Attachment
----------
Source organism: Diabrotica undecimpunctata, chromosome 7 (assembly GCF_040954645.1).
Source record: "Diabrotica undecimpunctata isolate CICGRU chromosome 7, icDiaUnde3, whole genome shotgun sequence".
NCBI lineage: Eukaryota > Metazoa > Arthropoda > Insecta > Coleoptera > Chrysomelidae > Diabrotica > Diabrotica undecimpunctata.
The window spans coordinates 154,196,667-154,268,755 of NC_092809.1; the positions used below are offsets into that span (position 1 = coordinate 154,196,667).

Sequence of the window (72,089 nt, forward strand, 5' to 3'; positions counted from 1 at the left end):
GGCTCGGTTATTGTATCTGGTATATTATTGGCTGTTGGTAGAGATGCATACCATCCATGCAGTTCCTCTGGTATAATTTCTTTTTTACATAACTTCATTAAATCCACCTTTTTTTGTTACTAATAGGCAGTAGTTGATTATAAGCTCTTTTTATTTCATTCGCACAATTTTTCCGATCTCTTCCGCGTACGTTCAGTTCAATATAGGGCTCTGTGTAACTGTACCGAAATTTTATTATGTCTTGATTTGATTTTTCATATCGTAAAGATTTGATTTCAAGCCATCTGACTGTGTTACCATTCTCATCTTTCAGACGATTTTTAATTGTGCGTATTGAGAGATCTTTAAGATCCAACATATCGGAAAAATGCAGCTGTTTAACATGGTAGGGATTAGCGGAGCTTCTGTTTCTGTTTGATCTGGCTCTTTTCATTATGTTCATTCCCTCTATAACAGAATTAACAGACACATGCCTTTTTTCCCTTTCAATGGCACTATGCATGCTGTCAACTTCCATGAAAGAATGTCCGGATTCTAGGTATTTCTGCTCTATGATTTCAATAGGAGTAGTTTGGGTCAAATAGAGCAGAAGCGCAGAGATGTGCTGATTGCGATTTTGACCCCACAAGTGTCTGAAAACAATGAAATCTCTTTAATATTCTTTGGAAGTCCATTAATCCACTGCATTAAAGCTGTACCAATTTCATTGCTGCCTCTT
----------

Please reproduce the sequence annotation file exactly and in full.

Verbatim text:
Source organism: Diabrotica undecimpunctata, chromosome 7 (assembly GCF_040954645.1).
Source record: "Diabrotica undecimpunctata isolate CICGRU chromosome 7, icDiaUnde3, whole genome shotgun sequence".
NCBI lineage: Eukaryota > Metazoa > Arthropoda > Insecta > Coleoptera > Chrysomelidae > Diabrotica > Diabrotica undecimpunctata.
The window spans coordinates 154,196,667-154,268,755 of NC_092809.1; the positions used below are offsets into that span (position 1 = coordinate 154,196,667).

Sequence of the window (72,089 nt, forward strand, 5' to 3'; positions counted from 1 at the left end):
GGCTCGGTTATTGTATCTGGTATATTATTGGCTGTTGGTAGAGATGCATACCATCCATGCAGTTCCTCTGGTATAATTTCTTTTTTACATAACTTCATTAAATCCACCTTTTTTTGTTACTAATAGGCAGTAGTTGATTATAAGCTCTTTTTATTTCATTCGCACAATTTTTCCGATCTCTTCCGCGTACGTTCAGTTCAATATAGGGCTCTGTGTAACTGTACCGAAATTTTATTATGTCTTGATTTGATTTTTCATATCGTAAAGATTTGATTTCAAGCCATCTGACTGTGTTACCATTCTCATCTTTCAGACGATTTTTAATTGTGCGTATTGAGAGATCTTTAAGATCCAACATATCGGAAAAATGCAGCTGTTTAACATGGTAGGGATTAGCGGAGCTTCTGTTTCTGTTTGATCTGGCTCTTTTCATTATGTTCATTCCCTCTATAACAGAATTAACAGACACATGCCTTTTTTCCCTTTCAATGGCACTATGCATGCTGTCAACTTCCATGAAAGAATGTCCGGATTCTAGGTATTTCTGCTCTATGATTTCAATAGGAGTAGTTTGGGTCAAATAGAGCAGAAGCGCAGAGATGTGCTGATTGCGATTTTGACCCCACAAGTGTCTGAAAACAATGAAATCTCTTTAATATTCTTTGGAAGTCCATTAATCCACTGCATTAAAGCTGTACCAATTTCATTGCTGCCTCTT